The aim of the RISE project was to address this urgent need for effective and affordable programs targeted at preventing child mental health problems in low-to moderate income countries. We selected three middle-income countries in Southeastern Europe as implementation sites, North Macedonia, Republic of Moldova and Romania. The RISE project was focused on families with at least one child showing elevated behavior problems (compared to other children his/her age).
We selected the Parenting for Lifelong Health (PLH) for Young Children (2-9 years) program as the prototype to adapt to the context because the program is evidence-based (found to be effective in randomized trials), is part of a suite of programs offered under the Creative Common License, freely available and easily adapted in content, structure and service delivery. It is considered a low-cost program because the original development of the program suites occurred in South Africa, a country classified as middle-income. The original program development already considered the needs of economic restrictions in service delivery, e.g. it can be delivered by para-professionals.
The project was divided into three phases: a Preparation Phase (Phase 1) in which we examined the regional / local situation of each country, sought to develop and maintain relationships with parents and professionals to jointly explore how to best implement such a program in different communities, and to find out about its acceptability and the best way to deliver it with fidelity in these contexts. In the Optimization Phase (Phase 2) we examined which implementation factors were most efficacious and cost-effective. By doing so, we created an optimized version of the program that required less human and financial resources to implement in each country. In the Evaluation Phase (Phase 3), we then tested this optimized version in a randomized controlled trial comparing it to a one-off lecture on child development (both delivered online via Zoom due to COVID-19 restrictions).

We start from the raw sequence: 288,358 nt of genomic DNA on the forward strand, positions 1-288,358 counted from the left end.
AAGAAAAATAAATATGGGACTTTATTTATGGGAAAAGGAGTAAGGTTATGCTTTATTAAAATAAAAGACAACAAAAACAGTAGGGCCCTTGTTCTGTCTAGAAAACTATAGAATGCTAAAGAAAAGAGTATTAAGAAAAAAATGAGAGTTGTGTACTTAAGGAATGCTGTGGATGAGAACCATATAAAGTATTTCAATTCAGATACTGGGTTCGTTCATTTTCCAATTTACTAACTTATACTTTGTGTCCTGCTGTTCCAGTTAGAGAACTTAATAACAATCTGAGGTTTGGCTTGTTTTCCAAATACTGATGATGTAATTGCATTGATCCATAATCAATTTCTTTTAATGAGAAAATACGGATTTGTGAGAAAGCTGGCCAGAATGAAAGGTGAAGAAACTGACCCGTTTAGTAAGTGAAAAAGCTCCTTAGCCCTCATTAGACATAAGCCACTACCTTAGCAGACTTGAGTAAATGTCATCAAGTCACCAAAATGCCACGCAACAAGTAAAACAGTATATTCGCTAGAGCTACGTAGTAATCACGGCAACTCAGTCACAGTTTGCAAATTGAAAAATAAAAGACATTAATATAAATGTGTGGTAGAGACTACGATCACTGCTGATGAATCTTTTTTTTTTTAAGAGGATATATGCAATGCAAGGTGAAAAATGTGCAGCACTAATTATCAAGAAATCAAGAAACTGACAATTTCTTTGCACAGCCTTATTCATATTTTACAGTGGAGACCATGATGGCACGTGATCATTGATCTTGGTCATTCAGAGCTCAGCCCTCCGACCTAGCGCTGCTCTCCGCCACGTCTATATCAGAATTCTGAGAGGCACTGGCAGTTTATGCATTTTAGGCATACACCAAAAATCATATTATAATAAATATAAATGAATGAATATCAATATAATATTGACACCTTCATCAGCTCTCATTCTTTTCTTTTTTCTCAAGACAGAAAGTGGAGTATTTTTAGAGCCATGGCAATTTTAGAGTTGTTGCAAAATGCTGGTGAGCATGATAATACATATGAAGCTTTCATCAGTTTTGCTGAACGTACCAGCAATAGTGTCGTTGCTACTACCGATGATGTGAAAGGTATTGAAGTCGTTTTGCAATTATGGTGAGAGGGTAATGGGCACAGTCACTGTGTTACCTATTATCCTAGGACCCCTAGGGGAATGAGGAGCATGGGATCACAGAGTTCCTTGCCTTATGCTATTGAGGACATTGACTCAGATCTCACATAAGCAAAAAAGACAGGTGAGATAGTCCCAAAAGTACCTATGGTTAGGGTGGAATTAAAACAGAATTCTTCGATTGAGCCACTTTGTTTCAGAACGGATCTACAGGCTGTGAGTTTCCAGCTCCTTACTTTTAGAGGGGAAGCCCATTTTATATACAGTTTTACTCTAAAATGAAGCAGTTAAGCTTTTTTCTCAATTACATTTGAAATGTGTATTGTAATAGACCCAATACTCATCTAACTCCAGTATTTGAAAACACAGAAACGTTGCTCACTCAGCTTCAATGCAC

The RISE project is continuously working on developing strategies with local stakeholders to embed the optimized program into practice and policy and to sustain the intervention at scale (using the built up infrastructure).
Socio-economic impact of the project
We conducted cost analyses of the interventions to determine the economic impacts of the PLH program and the potential costs of future dissemination and scaling up. The delivery costs per group for the optimized intervention varied based on country of delivery and whether cost estimates were from a provider’s perspective or societal perspective. When considering costs balanced with what the programs each achieved, depending on from the provider’s or societal perspective and being based on the delivery costs or total costs, a one unit decrease in the aggressive behavior score (associated with program participation) was achieved for less than 100 Euro.

Project Videos:
PLH for Young Children in SE Europe (Montenegro):
PLH for Young Children in Thailand:
PLH for Young Children in Philippines:
PLH in South Africa:
Implementation team Moldova
RISE logo
RISE project team (Consortium meeting in Chisinau, Moldova)
Logo project partner ALTERNATIVA